Members of the RGS family of proteins negatively regulate G protein signaling (5). The family includes at least 19 members in mammals and is defined by a core domain called the RGS box. Several RGS proteins act as GTPase activating proteins (GAPs) for α subunits in the Gi or Gqsubfamilies (6, 7). The crystal structure of a complex between RGS4 and AlF4 -activated Gαi1 revealed that the functional core of RGS4 (the RGS box), which is sufficient for GAP activity (8), contains nine α helices that fold into two small subdomains (9). The residues of the box that form its hydrophobic core are conserved, and they are important for the stability of structure and GAP activity (9, 10). RGS4 stimulates the GTPase activity of Gαi1 predominantly by interacting with its three mobile switch regions, thereby stabilizing the transition state for GTP hydrolysis (9, 11).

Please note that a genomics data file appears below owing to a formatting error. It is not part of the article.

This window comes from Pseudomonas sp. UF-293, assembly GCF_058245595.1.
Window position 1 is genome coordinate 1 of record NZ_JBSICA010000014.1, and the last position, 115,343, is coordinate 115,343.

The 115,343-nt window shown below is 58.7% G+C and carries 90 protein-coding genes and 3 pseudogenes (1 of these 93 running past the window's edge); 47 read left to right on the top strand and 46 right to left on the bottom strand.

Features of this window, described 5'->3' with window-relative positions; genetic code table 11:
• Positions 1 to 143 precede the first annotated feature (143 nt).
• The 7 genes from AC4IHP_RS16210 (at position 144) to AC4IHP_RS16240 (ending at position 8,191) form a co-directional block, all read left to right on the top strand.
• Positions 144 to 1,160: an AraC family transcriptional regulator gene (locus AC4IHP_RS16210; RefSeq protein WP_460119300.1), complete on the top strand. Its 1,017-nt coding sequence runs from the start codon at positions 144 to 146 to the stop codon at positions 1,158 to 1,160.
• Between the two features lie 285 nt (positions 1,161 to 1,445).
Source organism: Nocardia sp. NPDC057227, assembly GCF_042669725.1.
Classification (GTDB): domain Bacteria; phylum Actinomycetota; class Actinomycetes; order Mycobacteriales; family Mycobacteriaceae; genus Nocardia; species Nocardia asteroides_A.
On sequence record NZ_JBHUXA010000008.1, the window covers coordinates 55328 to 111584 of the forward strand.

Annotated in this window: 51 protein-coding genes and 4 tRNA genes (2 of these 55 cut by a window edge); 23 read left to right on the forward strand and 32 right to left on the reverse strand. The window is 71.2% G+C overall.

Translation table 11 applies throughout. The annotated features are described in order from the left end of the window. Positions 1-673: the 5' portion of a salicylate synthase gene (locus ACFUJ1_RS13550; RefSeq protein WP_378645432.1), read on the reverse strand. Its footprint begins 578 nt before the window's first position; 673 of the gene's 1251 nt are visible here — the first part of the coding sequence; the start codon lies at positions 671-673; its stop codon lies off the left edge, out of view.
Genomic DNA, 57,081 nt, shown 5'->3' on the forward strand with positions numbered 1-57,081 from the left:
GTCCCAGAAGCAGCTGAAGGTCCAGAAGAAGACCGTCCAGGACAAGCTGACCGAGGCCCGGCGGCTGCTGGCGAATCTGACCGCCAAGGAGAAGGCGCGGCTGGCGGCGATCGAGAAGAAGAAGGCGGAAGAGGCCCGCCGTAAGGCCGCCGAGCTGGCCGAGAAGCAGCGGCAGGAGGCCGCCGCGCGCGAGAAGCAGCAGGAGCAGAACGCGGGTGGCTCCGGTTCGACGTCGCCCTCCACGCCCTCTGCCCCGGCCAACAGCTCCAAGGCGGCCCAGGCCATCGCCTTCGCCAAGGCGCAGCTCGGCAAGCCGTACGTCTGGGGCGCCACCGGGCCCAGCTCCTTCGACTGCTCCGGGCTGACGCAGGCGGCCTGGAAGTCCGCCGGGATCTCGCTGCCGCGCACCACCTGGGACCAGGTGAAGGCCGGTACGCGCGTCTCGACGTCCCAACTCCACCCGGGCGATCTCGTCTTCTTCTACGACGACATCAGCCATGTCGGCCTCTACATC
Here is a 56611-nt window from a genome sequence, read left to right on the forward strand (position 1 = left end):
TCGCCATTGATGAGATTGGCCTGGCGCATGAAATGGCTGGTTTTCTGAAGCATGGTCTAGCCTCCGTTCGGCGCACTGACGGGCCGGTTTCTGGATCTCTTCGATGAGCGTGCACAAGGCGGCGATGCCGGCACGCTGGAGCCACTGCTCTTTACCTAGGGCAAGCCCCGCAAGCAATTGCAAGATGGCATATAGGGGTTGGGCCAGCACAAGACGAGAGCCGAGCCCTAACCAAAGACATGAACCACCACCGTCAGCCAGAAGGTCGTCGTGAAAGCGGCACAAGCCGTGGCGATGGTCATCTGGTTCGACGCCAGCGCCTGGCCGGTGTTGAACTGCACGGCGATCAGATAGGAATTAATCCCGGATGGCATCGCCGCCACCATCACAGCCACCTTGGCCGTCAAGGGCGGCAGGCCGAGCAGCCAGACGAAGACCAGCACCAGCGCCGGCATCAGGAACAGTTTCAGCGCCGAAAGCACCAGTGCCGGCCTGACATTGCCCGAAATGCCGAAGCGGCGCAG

The activities of members of the Rho family of monomeric GTPases are regulated by guanine nucleotide exchange factors (GEFs) that contain a dbl homology (DH) domain (12). Examination of the sequence of p115 (13), a GEF specific for Rho, reveals an NH2-terminal region with similarity to the conserved domain of RGS proteins (Fig. 1). Most of the hydrophobic residues that form the core of this domain (17 of 23) are conserved in p115 RhoGEF. The positions of breaks in the alignment correspond to the loops between α helices in the RGS domain structure. This suggests that p115 RhoGEF may have a similar structural domain and GAP activity. However, the residues of RGS4 that make contact with the switch regions of Gαi1-GDP-AlF4 (GDP, guanosine diphosphate) are not well conserved in p115 RhoGEF, suggesting differences in the mechanism of action or specificity of p115 RhoGEF relative to other RGS proteins.